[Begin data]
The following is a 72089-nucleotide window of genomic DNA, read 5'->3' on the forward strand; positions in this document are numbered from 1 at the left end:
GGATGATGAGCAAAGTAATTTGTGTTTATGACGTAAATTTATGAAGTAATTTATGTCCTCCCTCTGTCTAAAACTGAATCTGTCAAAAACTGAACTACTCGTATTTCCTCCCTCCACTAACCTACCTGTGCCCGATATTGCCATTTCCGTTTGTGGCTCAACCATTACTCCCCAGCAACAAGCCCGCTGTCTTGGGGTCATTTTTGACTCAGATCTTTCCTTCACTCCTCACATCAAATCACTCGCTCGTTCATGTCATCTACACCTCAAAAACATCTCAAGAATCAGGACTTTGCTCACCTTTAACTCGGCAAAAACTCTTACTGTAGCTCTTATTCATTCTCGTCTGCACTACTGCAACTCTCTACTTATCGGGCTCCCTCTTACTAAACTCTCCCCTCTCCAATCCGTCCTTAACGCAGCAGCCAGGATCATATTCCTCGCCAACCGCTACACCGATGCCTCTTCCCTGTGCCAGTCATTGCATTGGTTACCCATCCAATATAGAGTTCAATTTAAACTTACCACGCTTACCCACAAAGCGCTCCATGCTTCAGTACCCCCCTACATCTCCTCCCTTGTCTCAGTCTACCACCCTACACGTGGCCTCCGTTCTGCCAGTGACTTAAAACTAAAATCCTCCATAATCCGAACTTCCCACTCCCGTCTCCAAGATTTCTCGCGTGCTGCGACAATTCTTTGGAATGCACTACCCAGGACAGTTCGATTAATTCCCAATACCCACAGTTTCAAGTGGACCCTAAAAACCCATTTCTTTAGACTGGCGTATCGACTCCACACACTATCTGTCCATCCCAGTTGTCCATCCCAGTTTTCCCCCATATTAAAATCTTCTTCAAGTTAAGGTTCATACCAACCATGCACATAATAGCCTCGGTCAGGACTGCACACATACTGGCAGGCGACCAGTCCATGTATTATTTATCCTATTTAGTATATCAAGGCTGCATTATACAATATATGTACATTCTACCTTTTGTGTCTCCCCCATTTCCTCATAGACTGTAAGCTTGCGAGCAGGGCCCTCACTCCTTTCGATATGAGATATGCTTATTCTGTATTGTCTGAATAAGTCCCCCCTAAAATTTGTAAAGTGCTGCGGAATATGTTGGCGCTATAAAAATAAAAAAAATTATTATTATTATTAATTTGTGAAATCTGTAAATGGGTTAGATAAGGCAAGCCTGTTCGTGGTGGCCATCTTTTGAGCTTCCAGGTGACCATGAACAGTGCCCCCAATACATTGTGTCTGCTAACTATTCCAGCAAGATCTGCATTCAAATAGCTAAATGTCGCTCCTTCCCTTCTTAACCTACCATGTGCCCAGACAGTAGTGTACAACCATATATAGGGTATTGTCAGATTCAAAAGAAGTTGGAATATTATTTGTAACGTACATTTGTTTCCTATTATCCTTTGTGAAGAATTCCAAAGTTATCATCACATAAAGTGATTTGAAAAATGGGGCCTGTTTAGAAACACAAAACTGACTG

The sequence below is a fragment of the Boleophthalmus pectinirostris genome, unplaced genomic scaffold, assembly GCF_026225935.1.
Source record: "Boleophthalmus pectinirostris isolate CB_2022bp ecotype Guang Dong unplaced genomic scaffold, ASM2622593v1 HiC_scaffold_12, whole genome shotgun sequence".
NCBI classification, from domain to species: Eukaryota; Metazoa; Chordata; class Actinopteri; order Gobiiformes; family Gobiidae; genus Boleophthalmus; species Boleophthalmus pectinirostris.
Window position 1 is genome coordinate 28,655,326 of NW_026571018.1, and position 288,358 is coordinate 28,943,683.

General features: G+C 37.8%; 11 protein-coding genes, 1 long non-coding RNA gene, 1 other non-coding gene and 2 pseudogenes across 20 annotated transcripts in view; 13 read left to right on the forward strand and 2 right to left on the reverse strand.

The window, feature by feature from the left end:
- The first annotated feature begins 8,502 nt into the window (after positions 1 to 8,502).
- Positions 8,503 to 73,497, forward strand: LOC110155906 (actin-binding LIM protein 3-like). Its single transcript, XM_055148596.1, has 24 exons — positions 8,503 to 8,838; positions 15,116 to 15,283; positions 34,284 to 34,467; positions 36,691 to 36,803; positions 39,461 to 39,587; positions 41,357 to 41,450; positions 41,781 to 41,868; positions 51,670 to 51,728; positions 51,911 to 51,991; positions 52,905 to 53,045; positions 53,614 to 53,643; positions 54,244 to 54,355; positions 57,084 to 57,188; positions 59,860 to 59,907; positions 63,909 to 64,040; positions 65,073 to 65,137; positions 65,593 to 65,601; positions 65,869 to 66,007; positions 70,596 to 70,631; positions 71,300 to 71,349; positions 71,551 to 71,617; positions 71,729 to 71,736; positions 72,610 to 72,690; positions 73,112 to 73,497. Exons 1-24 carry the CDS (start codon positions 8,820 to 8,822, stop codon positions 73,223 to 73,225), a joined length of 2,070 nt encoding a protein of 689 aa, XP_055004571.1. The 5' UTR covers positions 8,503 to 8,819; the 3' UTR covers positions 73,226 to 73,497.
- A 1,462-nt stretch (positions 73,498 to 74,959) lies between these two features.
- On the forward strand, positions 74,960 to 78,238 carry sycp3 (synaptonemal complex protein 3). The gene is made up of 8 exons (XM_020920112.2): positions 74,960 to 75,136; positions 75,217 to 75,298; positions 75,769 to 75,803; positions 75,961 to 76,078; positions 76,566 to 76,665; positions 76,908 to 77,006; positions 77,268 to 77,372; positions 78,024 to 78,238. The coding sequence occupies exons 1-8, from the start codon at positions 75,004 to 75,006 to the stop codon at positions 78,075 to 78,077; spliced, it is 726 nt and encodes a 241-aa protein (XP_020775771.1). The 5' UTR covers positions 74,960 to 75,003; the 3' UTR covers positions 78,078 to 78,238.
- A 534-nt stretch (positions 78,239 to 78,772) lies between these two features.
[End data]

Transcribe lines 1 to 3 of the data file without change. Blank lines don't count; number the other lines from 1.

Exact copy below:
The following is a 72089-nucleotide window of genomic DNA, read 5'->3' on the forward strand; positions in this document are numbered from 1 at the left end:
GGATGATGAGCAAAGTAATTTGTGTTTATGACGTAAATTTATGAAGTAATTTATGTCCTCCCTCTGTCTAAAACTGAATCTGTCAAAAACTGAACTACTCGTATTTCCTCCCTCCACTAACCTACCTGTGCCCGATATTGCCATTTCCGTTTGTGGCTCAACCATTACTCCCCAGCAACAAGCCCGCTGTCTTGGGGTCATTTTTGACTCAGATCTTTCCTTCACTCCTCACATCAAATCACTCGCTCGTTCATGTCATCTACACCTCAAAAACATCTCAAGAATCAGGACTTTGCTCACCTTTAACTCGGCAAAAACTCTTACTGTAGCTCTTATTCATTCTCGTCTGCACTACTGCAACTCTCTACTTATCGGGCTCCCTCTTACTAAACTCTCCCCTCTCCAATCCGTCCTTAACGCAGCAGCCAGGATCATATTCCTCGCCAACCGCTACACCGATGCCTCTTCCCTGTGCCAGTCATTGCATTGGTTACCCATCCAATATAGAGTTCAATTTAAACTTACCACGCTTACCCACAAAGCGCTCCATGCTTCAGTACCCCCCTACATCTCCTCCCTTGTCTCAGTCTACCACCCTACACGTGGCCTCCGTTCTGCCAGTGACTTAAAACTAAAATCCTCCATAATCCGAACTTCCCACTCCCGTCTCCAAGATTTCTCGCGTGCTGCGACAATTCTTTGGAATGCACTACCCAGGACAGTTCGATTAATTCCCAATACCCACAGTTTCAAGTGGACCCTAAAAACCCATTTCTTTAGACTGGCGTATCGACTCCACACACTATCTGTCCATCCCAGTTGTCCATCCCAGTTTTCCCCCATATTAAAATCTTCTTCAAGTTAAGGTTCATACCAACCATGCACATAATAGCCTCGGTCAGGACTGCACACATACTGGCAGGCGACCAGTCCATGTATTATTTATCCTATTTAGTATATCAAGGCTGCATTATACAATATATGTACATTCTACCTTTTGTGTCTCCCCCATTTCCTCATAGACTGTAAGCTTGCGAGCAGGGCCCTCACTCCTTTCGATATGAGATATGCTTATTCTGTATTGTCTGAATAAGTCCCCCCTAAAATTTGTAAAGTGCTGCGGAATATGTTGGCGCTATAAAAATAAAAAAAATTATTATTATTATTAATTTGTGAAATCTGTAAATGGGTTAGATAAGGCAAGCCTGTTCGTGGTGGCCATCTTTTGAGCTTCCAGGTGACCATGAACAGTGCCCCCAATACATTGTGTCTGCTAACTATTCCAGCAAGATCTGCATTCAAATAGCTAAATGTCGCTCCTTCCCTTCTTAACCTACCATGTGCCCAGACAGTAGTGTACAACCATATATAGGGTATTGTCAGATTCAAAAGAAGTTGGAATATTATTTGTAACGTACATTTGTTTCCTATTATCCTTTGTGAAGAATTCCAAAGTTATCATCACATAAAGTGATTTGAAAAATGGGGCCTGTTTAGAAACACAAAACTGACTG

The sequence below is a fragment of the Boleophthalmus pectinirostris genome, unplaced genomic scaffold, assembly GCF_026225935.1.